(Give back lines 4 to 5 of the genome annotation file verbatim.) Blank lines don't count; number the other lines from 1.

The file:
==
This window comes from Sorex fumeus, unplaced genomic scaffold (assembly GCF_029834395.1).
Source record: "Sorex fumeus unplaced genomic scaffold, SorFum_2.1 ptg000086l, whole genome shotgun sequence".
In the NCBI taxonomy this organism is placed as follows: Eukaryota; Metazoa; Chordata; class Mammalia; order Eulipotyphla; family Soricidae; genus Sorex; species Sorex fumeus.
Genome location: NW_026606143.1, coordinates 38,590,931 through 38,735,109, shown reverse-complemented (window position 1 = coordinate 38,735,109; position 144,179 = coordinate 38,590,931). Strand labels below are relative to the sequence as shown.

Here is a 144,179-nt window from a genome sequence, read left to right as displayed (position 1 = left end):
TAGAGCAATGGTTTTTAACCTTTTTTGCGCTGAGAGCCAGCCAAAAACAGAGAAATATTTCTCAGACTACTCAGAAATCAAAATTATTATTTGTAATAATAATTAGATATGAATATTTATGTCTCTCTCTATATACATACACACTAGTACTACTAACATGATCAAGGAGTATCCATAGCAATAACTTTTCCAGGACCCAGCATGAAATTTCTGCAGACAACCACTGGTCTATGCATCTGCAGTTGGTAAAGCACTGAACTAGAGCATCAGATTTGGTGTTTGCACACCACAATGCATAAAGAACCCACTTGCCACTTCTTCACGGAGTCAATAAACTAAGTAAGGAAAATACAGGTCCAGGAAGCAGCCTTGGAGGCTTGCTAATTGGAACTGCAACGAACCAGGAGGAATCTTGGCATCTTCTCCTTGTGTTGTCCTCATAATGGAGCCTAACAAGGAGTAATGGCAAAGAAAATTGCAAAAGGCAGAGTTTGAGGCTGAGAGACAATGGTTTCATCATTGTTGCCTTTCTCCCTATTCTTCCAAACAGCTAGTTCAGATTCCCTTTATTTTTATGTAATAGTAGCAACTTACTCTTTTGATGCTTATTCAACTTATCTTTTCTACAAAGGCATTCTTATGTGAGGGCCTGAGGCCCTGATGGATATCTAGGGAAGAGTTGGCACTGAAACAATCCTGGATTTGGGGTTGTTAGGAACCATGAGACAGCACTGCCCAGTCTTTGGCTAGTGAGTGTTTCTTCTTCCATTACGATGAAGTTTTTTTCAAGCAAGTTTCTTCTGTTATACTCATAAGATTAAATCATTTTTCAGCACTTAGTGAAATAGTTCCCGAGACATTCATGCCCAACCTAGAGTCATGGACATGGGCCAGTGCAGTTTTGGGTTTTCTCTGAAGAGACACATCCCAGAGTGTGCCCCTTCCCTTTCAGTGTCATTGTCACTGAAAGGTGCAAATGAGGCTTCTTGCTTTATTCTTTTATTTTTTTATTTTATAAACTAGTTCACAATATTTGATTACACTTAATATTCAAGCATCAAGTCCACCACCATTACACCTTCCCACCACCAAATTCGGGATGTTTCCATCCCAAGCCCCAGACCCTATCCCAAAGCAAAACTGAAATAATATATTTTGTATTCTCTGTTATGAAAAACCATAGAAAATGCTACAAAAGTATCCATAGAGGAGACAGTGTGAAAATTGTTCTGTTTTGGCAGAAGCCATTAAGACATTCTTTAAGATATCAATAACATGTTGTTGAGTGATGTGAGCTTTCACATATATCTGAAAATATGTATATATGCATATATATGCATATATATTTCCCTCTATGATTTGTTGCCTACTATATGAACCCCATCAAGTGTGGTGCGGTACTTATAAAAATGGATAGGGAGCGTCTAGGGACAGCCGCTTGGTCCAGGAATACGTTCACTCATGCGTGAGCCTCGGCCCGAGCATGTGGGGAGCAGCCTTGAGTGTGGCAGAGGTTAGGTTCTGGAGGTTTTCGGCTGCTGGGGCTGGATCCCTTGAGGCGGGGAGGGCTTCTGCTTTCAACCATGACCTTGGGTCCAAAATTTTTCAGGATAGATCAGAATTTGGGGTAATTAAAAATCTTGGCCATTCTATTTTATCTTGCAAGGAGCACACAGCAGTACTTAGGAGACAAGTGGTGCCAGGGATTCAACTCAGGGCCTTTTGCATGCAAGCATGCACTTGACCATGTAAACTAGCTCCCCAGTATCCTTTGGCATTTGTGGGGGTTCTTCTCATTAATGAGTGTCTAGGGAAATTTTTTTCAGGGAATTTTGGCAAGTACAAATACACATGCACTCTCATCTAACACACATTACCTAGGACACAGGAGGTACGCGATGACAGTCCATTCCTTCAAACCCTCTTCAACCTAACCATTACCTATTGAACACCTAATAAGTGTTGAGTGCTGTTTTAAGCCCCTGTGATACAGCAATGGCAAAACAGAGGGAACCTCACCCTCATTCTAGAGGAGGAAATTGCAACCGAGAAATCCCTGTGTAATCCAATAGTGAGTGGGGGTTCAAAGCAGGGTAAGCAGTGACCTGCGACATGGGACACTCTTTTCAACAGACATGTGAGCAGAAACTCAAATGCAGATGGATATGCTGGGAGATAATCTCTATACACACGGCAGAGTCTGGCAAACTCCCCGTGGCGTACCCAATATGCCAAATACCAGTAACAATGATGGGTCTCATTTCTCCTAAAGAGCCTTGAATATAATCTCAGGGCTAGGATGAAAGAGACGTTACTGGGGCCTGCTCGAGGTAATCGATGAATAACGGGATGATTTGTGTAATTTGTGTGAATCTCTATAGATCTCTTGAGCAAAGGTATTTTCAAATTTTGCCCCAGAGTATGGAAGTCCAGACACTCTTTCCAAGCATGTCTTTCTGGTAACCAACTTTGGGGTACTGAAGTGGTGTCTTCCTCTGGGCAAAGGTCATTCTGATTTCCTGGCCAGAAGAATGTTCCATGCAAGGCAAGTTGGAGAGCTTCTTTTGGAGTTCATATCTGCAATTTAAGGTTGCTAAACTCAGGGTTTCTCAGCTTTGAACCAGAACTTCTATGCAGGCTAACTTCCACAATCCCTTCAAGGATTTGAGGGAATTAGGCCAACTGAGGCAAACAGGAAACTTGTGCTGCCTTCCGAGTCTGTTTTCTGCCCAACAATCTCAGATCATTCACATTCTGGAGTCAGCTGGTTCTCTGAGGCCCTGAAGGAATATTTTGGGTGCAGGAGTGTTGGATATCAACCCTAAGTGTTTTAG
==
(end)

Genome location: NW_026606143.1, coordinates 38,590,931 through 38,735,109, shown reverse-complemented (window position 1 = coordinate 38,735,109; position 144,179 = coordinate 38,590,931). Strand labels below are relative to the sequence as shown.

Here is a 144,179-nt window from a genome sequence, read left to right as displayed (position 1 = left end):